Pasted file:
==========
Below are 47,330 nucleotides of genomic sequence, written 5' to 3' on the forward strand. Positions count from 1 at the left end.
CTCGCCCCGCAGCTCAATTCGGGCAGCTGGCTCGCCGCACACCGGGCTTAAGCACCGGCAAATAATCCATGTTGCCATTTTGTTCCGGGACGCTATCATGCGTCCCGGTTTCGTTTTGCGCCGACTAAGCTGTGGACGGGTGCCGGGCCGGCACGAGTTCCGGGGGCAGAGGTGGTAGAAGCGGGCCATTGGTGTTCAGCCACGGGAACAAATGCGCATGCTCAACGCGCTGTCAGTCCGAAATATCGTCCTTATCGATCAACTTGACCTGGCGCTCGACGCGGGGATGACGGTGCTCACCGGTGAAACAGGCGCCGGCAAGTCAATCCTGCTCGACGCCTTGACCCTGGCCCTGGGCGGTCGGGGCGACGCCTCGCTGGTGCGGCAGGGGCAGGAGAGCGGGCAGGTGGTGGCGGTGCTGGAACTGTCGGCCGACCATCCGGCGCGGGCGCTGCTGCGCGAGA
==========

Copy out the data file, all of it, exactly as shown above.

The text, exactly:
Below are 47,330 nucleotides of genomic sequence, written 5' to 3' on the forward strand. Positions count from 1 at the left end.
CTCGCCCCGCAGCTCAATTCGGGCAGCTGGCTCGCCGCACACCGGGCTTAAGCACCGGCAAATAATCCATGTTGCCATTTTGTTCCGGGACGCTATCATGCGTCCCGGTTTCGTTTTGCGCCGACTAAGCTGTGGACGGGTGCCGGGCCGGCACGAGTTCCGGGGGCAGAGGTGGTAGAAGCGGGCCATTGGTGTTCAGCCACGGGAACAAATGCGCATGCTCAACGCGCTGTCAGTCCGAAATATCGTCCTTATCGATCAACTTGACCTGGCGCTCGACGCGGGGATGACGGTGCTCACCGGTGAAACAGGCGCCGGCAAGTCAATCCTGCTCGACGCCTTGACCCTGGCCCTGGGCGGTCGGGGCGACGCCTCGCTGGTGCGGCAGGGGCAGGAGAGCGGGCAGGTGGTGGCGGTGCTGGAACTGTCGGCCGACCATCCGGCGCGGGCGCTGCTGCGCGAGA